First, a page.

An excerpt from
(Poem #293) Howl
I saw the best minds of my generation destroyed by madness, starving hysterical naked, dragging themselves through the negro streets at dawn looking for an angry fix, angelheaded hipsters burning for the ancient heavenly connection to the starry dynamo in the machinery of night, who poverty and tatters and hollow-eyed and high sat up smoking in the supernatural darkness of cold-water flats floating across the tops of cities contemplating jazz, who bared their brains to Heaven under the El and saw Mohammedan angels staggering on tenement roofs illuminated, who passed through universities with radiant cool eyes hallucinating Arkansas and Blake-light tragedy among the scholars of war, who were expelled from the academies for crazy & publishing obscene odes on the windows of the skull, who cowered in unshaven rooms in underwear, burning their money in wastebaskets and listening to the Terror through the wall, who got busted in their pubic beards returning through Laredo with a belt of marijuana for New York, who ate fire in paint hotels or drank turpentine in Paradise Alley, death, or purgatoried their torsos night after night, with dreams, and drugs, with waking nightmares, alcohol and cock and endless balls, incomparable blind streets of shuddering cloud and lightning in the mind leaping toward poles of Canada & Paterson, illuminating all the motionless world of Time in between Peyote solidities of halls, backyard green tree cemetery dawns, wine drunkenness over the rooftops, storefront boroughs of teahead joyride neon blinking traffic light, sun and moon and tree vibrations in the roaring winter dusks of Brooklyn, ashcan rantings and kind king light of mind, who chained themselves to subways for the endless ride from Battery to holy Bronx on benzedrine until the noise of wheels and children brought them down shuddering mouth-wracked and battered bleak of brain all drained of brilliance in the drear light of Zoo, who sank all night in the submarine light of Bickford's, floated out and sat through the stale beer afternooon in desolate Fugazzi's, listening to the crack of doom on the hydrogen jukebox, who talked continuously seventy hours from park to pad to bar to Bellevue to museum to the Brooklyn Bridge, a lost battalion of platonic conversationalists jumping down the stoops off fire escapes off windowsills off Empire State out of the moon, yacketayakking screaming vomiting whispering facts and memories and anecdotes and eyeball kicks and shocks of hospitals and jails and wars, whole intellects disgorged in total recall for seven days and nights with brilliant eyes, meat for the Synagogue cast on the pavement, who vanished into nowhere Zen New Jersey leaving a trail of ambiguous picture postcards of Atlantic City Hall, suffering Eastern sweats and Tangerian bone-grindings and migraines of China under junk-withdrawal in Newark's bleak furnished room, who wandered around and around at midnight in the railroad yard wondering where to go, and went, leaving no broken hearts, who lit cigarettes in boxcars boxcars boxcars racketing through snow toward lonesome farms in grandfather night, who studied Plotinus Poe St. John of the Cross telepathy and bop kaballa because the cosmos instinctively vibrated at their feet in Kansas, who loned it through the streets of Idaho seeking visionary indian angels who were visionary indian angels, who thought they were only mad when Baltimore gleamed in supernatural ecstasy, who jumped in limousines with the Chinaman of Oklahoma on the impulse of winter midnight streetlight smalltown rain, who lounged hungry and lonesome through Houston seeking jazz or sex or soup, and followed the brilliant Spaniard to converse about America and Eternity, a hopeless task, and so took ship to Africa, who disappeared into the volcanoes of Mexico leaving behind nothing but the shadow of dungarees and the lava and ash of poetry scattered in fireplace Chicago...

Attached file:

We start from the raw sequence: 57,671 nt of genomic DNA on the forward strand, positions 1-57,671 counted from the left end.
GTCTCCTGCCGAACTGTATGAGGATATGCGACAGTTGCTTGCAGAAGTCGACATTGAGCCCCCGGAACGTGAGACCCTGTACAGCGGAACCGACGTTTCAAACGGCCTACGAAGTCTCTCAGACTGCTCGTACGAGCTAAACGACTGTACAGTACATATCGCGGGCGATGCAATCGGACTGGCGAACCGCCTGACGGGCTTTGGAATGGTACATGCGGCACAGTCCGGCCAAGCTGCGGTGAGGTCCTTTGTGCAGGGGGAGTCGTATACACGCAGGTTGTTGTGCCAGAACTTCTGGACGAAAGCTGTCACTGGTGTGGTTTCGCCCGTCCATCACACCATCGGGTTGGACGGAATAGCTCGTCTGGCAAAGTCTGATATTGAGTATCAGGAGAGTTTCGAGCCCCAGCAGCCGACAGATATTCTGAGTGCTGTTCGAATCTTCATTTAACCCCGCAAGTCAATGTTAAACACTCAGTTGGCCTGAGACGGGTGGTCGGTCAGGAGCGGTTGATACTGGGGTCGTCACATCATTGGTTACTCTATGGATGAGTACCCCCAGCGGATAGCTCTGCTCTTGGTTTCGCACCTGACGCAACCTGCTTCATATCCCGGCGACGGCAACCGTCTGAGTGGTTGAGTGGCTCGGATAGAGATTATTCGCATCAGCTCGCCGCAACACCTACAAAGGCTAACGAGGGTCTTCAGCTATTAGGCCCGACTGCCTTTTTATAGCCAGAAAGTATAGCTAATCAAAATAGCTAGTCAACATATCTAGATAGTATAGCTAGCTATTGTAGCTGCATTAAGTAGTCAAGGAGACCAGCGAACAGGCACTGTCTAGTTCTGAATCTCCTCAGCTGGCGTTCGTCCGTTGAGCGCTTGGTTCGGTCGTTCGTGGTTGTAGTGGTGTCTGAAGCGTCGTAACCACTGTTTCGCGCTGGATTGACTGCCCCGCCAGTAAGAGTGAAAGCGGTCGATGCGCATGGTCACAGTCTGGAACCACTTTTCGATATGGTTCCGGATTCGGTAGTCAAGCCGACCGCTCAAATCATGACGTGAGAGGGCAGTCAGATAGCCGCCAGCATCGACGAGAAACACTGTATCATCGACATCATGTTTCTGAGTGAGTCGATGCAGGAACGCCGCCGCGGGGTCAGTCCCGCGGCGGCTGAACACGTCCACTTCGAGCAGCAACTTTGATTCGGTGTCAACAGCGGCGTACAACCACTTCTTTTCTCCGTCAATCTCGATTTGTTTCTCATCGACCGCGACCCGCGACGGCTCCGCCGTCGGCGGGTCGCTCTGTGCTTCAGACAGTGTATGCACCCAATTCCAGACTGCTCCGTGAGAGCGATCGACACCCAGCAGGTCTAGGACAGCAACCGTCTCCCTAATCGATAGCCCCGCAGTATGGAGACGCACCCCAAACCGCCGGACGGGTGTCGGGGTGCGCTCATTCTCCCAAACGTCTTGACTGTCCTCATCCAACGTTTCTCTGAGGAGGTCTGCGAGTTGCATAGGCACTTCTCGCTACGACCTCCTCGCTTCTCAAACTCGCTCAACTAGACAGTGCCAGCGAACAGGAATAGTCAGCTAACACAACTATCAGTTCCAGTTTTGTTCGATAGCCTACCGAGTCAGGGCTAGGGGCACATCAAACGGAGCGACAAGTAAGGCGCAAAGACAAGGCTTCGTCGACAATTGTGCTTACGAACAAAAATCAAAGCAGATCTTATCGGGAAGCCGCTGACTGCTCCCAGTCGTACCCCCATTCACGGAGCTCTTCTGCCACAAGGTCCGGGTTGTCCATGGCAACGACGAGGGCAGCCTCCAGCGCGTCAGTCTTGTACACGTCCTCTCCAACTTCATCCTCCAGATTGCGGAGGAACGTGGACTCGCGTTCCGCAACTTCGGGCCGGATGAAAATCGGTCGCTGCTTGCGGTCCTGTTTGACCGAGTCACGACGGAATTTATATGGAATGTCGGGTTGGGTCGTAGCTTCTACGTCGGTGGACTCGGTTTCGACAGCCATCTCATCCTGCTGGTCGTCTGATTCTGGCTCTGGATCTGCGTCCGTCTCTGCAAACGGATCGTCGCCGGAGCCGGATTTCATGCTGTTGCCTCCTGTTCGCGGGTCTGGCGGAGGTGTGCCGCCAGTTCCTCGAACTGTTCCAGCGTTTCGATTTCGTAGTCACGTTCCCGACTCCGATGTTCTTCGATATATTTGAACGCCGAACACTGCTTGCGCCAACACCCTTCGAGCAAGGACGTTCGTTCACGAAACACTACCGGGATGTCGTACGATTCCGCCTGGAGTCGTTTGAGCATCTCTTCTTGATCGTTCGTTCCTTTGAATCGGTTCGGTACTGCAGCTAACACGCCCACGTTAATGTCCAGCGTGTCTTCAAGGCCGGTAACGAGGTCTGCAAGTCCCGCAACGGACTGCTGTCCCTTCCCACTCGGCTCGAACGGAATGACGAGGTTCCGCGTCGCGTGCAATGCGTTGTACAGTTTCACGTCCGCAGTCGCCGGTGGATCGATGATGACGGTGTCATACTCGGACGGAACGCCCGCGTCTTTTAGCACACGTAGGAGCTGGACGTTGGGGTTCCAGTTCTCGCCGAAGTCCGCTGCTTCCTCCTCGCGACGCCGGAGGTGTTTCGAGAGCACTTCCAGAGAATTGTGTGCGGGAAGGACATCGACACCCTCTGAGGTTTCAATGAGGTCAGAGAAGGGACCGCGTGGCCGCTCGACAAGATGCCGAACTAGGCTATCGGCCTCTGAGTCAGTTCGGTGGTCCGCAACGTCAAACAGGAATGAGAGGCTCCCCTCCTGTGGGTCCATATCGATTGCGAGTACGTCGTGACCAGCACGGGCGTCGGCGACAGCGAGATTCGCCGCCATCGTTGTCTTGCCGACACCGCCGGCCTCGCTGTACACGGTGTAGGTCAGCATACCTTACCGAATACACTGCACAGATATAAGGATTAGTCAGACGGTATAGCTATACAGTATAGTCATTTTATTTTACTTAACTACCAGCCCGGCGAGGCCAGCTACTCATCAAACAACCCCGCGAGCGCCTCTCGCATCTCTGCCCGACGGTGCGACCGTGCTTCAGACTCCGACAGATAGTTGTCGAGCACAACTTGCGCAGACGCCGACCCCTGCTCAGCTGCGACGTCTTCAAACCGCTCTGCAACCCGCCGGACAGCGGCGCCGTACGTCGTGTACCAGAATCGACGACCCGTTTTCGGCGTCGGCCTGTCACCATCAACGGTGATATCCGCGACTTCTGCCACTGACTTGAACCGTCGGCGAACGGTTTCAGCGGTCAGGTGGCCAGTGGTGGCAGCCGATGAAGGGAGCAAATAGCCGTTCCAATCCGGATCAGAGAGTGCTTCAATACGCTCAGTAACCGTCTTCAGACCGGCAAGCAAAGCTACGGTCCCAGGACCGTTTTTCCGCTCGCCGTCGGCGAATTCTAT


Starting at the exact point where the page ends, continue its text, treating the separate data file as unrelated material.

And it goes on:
The dedication reads 'for Carl Solomon'. 'Howl' is not a poem that could ever be described as beautiful, or evocative, or inspiring, or mystical, or any of the myriad other adjectives that reviewers like myself are wont to use. Indeed, it doesn't seem to be very 'poetic' (in the traditional sense of the term) at all; it's unstructured to the point of incoherence, violent, bizarre, crude, sprawling, energetic ... all told, more of a delirious rant than a poem. Yet poem it is, and a brilliant one at that. In the sheer _scale_ of its undertaking it has very few peers , while the mode of expression is both stunningly original and perfectly suited to the underlying emotion / theme / state of mind. An incredibly wild ride... thomas.  Dylan's 'Desolation Row' springs to mind, as does T. S. Eliot's 'The Wasteland'. [Digression] 'Howl' in its entirety is a very long poem indeed, and I meant to run only a dozen or so versets... as it happened, each time I picked a good place to stop, I'd discover something new and magical a line or two downstream, and would feel compelled to extend my selection. I guess it just goes to show... [Minstrels Links] In previous posts I've mentioned Ginsberg's inheritance of Whitman's mantle; you can read more about the former at poem #244, and about the latter at poem #246. 'Desolation Row' can be read at poem #227 [Notes from the Net] Allen Ginsberg's monumental poem was first heard in a series of famous readings that signaled the arrival of the Beat Generation of writers. The first of these readings took place in October 1955, at the Six Gallery in San Francisco. It was Allen Ginsberg's first public performance, and it made him instantly famous at the age of twenty-nine. The poem is part Walt Whitman, part Old Testament hellfire ranting, and hundred-percent performance art. The lines in the famous first part of the poem tumble over each other in long unbroken breaths, all adding to a single endless sentence... Ginsberg is describing his fellow travelers, the crazy, lonely members of his community of misunderstood poet artists, unpublished novelists, psychotics, radicals, pranksters, sexual deviants and junkies. At the time that he wrote this he'd seen several of his promising young friends broken or killed... [various lines in the poem] describe real-life events by people Ginsberg knew, but the poem is especially dedicated to Carl Solomon, Ginsberg's crazy-insane hyper-intellectual friend who he'd met in a mental hospital years before: -- [broken link] http://www.charm.net./~brooklyn/Poems/Howl.html To accusations that "Howl" is a negative and destructive poem, Ginsberg responded by saying: "The title notwithstanding, the poem itself is an act of sympathy, not rejection. In it I am leaping out of a preconceived notion of social 'values', following my own heart's instincts - allowing myself to follow my own heart's instincts, overturning any notion of propriety, moral 'value', superficial 'maturity', Trilling-esque sense of 'civilization', and exposing my true feelings - of sympathy and identification with the rejected, mystical, individual, even 'mad'. "Howl is the first discovery as far as communication of feeling and truth, that I made. It begins with a catalogue sympathetically and humanely describing excesses of feeling and idealization." "Only if you are thinking an outmoded dualistic puritanical academic theory ridden world of values can you fail to see I am talking about realization of love. LOVE." "To call it work of nihilistic rebellion would be to mistake it completely. Its force comes from positive religious belief and experience. It offers no 'constructive' program in sociological terms - no poem could. It does offer a constructive human value - basically the experience - of the enlightment of mystical experience - without which no society can long exist." -- [broken link] http://www.cwrl.utexas.edu/~slatin/20c_poetry/projects/gh/eberhart.html [Afterthought] This, by the way, is one poem that I'd _strongly_ advise you to read out loud.